Tenebre is the title of one of the works on this album by rock-to-classical crossover sensation Bryce Dessner, and also of the album as a whole: on offer here are four separate works, not a single work called Tenebre. The pieces have been played, and in some cases recorded, in other settings previously. As such, the album offers a good starting point for those curious about this musician, whose experiments with classical music have lasted longer than those of his rock compatriots who have attempted such a thing. His success has now extended to continental Europe, for the performers here, Ensemble Resonanz, are from Germany. This group has experimented with the presentation of contemporary music in the setting of a nightclub called "Club Resonanz," and overall, it would be hard to imagine a group more sympathetic to Dessner's aims. The question of whether you can spot Dessner, the rock songwriter, in the music of Dessner, the classical composer, is not a simple one and seems to have been partly responsible for his commercial success. The connections aren't obvious, but there's a certain rock attitude added on to Dessner's postminimalist and downtown New York influences, and Ensemble Resonanz gets this. Sample the evocatively titled Skrik Trio. Dessner's staying power depends on where he goes from here, perhaps with a larger work, but this is an excellent snapshot of where things stand now.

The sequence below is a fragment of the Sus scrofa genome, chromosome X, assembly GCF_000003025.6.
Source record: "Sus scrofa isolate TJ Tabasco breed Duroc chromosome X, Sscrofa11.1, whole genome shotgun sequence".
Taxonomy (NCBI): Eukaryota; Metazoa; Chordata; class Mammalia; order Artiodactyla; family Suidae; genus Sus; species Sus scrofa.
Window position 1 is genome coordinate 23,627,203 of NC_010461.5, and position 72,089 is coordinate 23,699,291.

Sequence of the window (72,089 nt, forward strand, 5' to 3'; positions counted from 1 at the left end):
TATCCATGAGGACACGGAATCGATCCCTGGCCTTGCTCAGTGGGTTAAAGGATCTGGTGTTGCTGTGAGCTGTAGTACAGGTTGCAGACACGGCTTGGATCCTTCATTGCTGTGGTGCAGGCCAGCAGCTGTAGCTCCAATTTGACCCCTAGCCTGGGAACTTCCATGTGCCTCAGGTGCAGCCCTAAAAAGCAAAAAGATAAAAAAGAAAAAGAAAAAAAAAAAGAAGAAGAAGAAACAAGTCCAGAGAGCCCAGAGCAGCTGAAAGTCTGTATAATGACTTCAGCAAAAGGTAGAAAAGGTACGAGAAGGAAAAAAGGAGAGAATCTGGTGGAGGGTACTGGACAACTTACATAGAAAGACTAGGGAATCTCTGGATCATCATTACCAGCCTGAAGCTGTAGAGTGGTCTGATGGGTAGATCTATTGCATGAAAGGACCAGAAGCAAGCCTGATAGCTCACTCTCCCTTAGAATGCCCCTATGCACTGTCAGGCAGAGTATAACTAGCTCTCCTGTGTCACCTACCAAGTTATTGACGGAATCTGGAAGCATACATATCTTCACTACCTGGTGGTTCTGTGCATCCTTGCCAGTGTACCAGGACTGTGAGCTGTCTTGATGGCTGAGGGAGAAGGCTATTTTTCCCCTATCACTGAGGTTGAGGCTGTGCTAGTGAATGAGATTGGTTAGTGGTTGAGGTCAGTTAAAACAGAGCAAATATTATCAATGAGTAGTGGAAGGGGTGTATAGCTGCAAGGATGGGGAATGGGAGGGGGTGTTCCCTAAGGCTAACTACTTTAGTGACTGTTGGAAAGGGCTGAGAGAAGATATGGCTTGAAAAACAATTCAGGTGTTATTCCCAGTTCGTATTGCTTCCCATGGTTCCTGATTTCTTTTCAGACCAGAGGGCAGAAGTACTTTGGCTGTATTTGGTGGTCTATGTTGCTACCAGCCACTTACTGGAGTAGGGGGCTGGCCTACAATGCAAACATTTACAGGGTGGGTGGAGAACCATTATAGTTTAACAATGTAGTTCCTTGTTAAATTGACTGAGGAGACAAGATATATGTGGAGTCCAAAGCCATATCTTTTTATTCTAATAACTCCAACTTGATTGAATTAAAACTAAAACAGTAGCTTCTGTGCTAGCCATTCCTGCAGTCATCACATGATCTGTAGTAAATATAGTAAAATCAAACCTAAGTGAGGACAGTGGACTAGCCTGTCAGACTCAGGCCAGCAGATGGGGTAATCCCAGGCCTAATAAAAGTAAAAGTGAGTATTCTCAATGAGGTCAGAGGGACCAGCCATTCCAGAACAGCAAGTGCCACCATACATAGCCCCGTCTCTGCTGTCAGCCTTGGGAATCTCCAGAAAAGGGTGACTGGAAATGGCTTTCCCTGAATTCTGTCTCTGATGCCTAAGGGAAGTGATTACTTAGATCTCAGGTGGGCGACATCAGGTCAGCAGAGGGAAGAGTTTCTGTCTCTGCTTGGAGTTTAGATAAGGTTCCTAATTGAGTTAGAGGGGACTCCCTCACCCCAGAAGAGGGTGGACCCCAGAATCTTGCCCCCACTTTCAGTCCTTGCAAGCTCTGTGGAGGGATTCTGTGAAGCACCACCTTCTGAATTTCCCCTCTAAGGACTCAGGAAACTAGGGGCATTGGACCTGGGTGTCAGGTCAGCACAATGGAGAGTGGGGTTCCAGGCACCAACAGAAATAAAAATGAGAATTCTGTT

AllMusic Review by James Manheim